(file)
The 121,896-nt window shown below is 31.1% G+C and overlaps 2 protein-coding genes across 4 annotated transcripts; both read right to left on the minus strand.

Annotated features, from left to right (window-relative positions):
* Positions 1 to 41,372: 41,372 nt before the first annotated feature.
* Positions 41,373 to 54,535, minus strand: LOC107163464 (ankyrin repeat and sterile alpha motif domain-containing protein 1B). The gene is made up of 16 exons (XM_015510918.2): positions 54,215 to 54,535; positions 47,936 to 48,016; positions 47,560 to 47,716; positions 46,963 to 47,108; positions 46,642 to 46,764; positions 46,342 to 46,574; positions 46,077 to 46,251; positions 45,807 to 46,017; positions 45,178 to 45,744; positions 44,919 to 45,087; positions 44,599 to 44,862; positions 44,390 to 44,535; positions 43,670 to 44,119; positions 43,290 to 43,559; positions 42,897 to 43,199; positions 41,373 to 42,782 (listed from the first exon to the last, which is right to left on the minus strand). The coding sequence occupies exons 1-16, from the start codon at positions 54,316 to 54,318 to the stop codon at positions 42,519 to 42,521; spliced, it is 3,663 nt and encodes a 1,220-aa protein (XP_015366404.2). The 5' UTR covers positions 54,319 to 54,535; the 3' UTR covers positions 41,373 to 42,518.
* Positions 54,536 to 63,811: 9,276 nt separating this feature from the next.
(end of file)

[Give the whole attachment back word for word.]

The 121,896-nt window shown below is 31.1% G+C and overlaps 2 protein-coding genes across 4 annotated transcripts; both read right to left on the minus strand.

Annotated features, from left to right (window-relative positions):
* Positions 1 to 41,372: 41,372 nt before the first annotated feature.
* Positions 41,373 to 54,535, minus strand: LOC107163464 (ankyrin repeat and sterile alpha motif domain-containing protein 1B). The gene is made up of 16 exons (XM_015510918.2): positions 54,215 to 54,535; positions 47,936 to 48,016; positions 47,560 to 47,716; positions 46,963 to 47,108; positions 46,642 to 46,764; positions 46,342 to 46,574; positions 46,077 to 46,251; positions 45,807 to 46,017; positions 45,178 to 45,744; positions 44,919 to 45,087; positions 44,599 to 44,862; positions 44,390 to 44,535; positions 43,670 to 44,119; positions 43,290 to 43,559; positions 42,897 to 43,199; positions 41,373 to 42,782 (listed from the first exon to the last, which is right to left on the minus strand). The coding sequence occupies exons 1-16, from the start codon at positions 54,316 to 54,318 to the stop codon at positions 42,519 to 42,521; spliced, it is 3,663 nt and encodes a 1,220-aa protein (XP_015366404.2). The 5' UTR covers positions 54,319 to 54,535; the 3' UTR covers positions 41,373 to 42,518.
* Positions 54,536 to 63,811: 9,276 nt separating this feature from the next.